I firmly believe that the willness of this Administration to flout the law is the direct result of Ford's pardon and the lack of vigor in investigating Iran-Contra. Many key players in the this Administration cut their teeth in the Nixon and Reagan Administration's and know only too well the low cost of crime. A true blue scum-bag like Richard Armitage is serving as Deputy SecState in this Administration! What kind of signal does that send? What does it say about our political system that he was confirmed UNOPPOSED!

We should ask all Dems to take a pledge to not pardon a single crime by this Administration. Then we should start referring to the whole Bush Administration as the FFA, the Future Felons of America.

Wednesday, July 16, 2003

Judis off-base on Dean

A recent article in Salon by John Judis, co-author of "The Emerging Democratic Majority", argues that Dean will likely be beaten badly by Bush in the General Election. Thus if Democrats are serious about beating Bush, they should not nominate him, but rather a more moderate figure such as Kerry, Edwards, or Lieberman. Judis cites several reasons to support his case, let us examine each in turn.

I have a great deal of respect for the work of John Judis The demographic trends, which point to the emergent dominance of the Democratic party, considered in detail in his book are quite compelling. The central thesis of his work, simply stated, being that the areas and populations which are experiencing the most net growth, and vote at the highest rates, are solidly Democratic. Oddly, the very group Judis identifies as leaders of Democratic thought and policy making, and the emerging core of Democratic Party support constituting 20% of the voting electorate, the Urban Professionals, are those most attracted to Dean and his message. Yet it is this very appeal which Judis cites as being disastrous for Dean and the Democrats.

Judis draws a parallel between the McGovern campaign of 1972 and that of Dean 2004. The parallel is facile and based solely on the anti-war stance of both candidates. Judis points out that in reality McGovern and Dean are appealing to the same demographic, anti-war protestors. What a difference a day makes. The baby boom was the heart of the anti-war constituency, but they were young, and voted sporadically, now they are approaching retirement, vote religiously, and have had a proufound cultural effect upon their younger siblings, children, and grandchildren. The anti-war movement is no longer confined to a single generation, there are doubts about the wisdom of the war in all generations and all demographic groups.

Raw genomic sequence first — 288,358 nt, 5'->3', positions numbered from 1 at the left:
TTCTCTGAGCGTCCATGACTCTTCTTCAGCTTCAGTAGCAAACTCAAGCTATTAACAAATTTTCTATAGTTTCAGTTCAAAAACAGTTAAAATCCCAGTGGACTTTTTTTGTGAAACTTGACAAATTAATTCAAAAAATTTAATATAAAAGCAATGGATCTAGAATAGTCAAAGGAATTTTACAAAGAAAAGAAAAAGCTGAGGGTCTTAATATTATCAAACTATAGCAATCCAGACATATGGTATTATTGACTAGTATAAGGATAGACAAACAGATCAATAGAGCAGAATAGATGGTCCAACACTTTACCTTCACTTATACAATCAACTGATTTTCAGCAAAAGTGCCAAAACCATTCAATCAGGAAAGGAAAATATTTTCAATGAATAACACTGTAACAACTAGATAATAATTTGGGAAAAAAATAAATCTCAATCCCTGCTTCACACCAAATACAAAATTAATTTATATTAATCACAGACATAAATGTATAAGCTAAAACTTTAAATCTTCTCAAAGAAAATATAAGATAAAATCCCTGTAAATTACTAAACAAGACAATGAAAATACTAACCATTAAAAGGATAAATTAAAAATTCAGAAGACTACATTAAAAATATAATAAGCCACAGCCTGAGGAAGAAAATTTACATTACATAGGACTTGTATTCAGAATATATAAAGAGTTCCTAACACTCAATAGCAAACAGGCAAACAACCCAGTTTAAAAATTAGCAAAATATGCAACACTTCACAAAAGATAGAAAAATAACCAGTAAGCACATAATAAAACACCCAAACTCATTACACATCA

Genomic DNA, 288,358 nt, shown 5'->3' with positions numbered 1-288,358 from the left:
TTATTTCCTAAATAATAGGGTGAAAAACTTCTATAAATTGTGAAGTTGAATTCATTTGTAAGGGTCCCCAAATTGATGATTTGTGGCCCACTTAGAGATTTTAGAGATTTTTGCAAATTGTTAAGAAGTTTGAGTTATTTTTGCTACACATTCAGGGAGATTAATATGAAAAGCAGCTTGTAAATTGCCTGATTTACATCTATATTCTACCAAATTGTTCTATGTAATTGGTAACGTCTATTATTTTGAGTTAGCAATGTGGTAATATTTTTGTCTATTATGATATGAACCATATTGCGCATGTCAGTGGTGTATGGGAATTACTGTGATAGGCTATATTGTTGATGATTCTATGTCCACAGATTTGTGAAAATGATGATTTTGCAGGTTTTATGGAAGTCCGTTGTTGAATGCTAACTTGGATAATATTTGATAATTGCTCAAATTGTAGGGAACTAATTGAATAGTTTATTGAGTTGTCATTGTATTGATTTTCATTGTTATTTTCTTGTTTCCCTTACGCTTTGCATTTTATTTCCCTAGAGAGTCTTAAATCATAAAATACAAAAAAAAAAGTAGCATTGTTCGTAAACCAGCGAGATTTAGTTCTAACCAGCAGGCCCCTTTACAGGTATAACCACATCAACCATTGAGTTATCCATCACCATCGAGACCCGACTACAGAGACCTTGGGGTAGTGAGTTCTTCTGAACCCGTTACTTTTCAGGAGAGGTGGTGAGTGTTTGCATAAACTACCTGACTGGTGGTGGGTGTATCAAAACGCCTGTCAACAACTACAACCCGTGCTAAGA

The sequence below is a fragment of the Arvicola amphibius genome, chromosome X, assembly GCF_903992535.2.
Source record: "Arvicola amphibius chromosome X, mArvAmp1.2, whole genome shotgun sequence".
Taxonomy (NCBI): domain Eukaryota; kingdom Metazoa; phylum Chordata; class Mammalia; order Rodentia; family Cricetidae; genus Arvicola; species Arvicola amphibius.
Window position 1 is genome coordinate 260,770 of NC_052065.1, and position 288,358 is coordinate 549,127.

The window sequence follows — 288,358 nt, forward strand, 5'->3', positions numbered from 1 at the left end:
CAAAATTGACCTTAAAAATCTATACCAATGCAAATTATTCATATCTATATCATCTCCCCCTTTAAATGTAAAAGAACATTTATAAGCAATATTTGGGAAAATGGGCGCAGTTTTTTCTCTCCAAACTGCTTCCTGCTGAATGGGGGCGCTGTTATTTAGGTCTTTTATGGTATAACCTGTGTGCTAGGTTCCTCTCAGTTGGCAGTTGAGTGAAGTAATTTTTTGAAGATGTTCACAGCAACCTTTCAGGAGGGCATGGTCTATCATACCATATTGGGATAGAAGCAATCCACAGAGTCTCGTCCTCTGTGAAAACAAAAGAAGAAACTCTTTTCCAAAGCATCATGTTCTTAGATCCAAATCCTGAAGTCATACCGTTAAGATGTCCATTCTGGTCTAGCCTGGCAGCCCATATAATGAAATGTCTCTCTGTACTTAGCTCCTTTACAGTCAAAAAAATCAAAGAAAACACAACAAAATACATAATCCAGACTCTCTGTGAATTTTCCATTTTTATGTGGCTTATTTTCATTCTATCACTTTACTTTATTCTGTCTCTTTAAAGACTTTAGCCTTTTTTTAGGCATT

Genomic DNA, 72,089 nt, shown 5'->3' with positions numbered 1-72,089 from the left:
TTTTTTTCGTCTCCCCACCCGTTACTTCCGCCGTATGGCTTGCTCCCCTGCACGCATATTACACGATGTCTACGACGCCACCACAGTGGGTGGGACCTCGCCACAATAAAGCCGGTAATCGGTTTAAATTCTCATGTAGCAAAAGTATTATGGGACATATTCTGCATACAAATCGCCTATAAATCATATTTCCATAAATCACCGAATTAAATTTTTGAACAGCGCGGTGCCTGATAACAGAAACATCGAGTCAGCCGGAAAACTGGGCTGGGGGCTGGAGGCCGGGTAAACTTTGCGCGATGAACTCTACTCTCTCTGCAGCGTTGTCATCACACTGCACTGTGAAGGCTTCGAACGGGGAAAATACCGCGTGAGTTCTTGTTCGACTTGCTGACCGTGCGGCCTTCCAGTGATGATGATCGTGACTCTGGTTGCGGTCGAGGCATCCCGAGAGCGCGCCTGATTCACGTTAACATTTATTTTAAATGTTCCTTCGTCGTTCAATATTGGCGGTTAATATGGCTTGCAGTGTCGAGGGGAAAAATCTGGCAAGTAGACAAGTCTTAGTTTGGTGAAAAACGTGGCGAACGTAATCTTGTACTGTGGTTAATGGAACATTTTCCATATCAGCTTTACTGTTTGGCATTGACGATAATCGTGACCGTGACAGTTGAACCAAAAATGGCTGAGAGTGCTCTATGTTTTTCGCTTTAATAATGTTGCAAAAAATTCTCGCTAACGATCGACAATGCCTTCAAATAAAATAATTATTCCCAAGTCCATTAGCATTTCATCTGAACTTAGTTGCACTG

Polls indicate that only 53% of Americans approve of GWB's handling of Iraq and nearly 40% think that the Administration may have lied. This, at 18 months out from the general election; these numbers have a lot further to run. The likelihood that Bush will be able to make these questions go away and create a growing, rather than shrinking support for the Iraq mission, especially in the face of an increasingly disaffected military, is low. Dean's intelligent criticism of the war is likely to find an ever larger audience, not a shrinking one. If another prominent and outspoken critic of the war enters the race, it will only bolster Dean's credibility and appeal, especially if that critic is retired General Wesley Clark.

Support for GWB himself has plunged 10 points in just 70 days; if that trend continues Bush's support would be underwater by election time. He is unlikely to lose support among his most ardent base, millionaires and religious fundamentalists, so I predict his approval rating will be around 30% by the election. Bush's growing weakness in the face of foreign policy failure, and more importantly, domestic policy failure is not even considered in Judis' article. A record 455 billion dollar deficit, not counting expenditures on Iraq, a record unemployment rate, continued flatness in the economy, growing resentment of Bush's tax policies now that they have proven to be a bonanza for the wealthy and not a stimulus for the nation, all fuel growing doubt about the ability of the Bush Administration to fix what they broke- the economy. A general election pits one candidate against another. No one who is convinced the Bush lied to them, led us into a disastrous foreign quagmire which is killing our sons and daughters, destroyed the economy and raped it for the benefit of his fat-cat friends or doesn't give a fig for the millions of American's out of work and suffering, is going to vote for the man. They will vote for his opponent, regardless if they agree with his every policy, as long as he has some demonstrable competence.

Dean doesn't have to be the perfect candidate to beat the pants off Bush, he has to be a better choice than Bush- he must be 'not Bush'. For Dean, that will not be hard to do. For some of the other candidates, being 'not Bush' is not nearly so assured. Judis' inattention to the most important aspect of the race, the opponent, completely invalidates his thesis.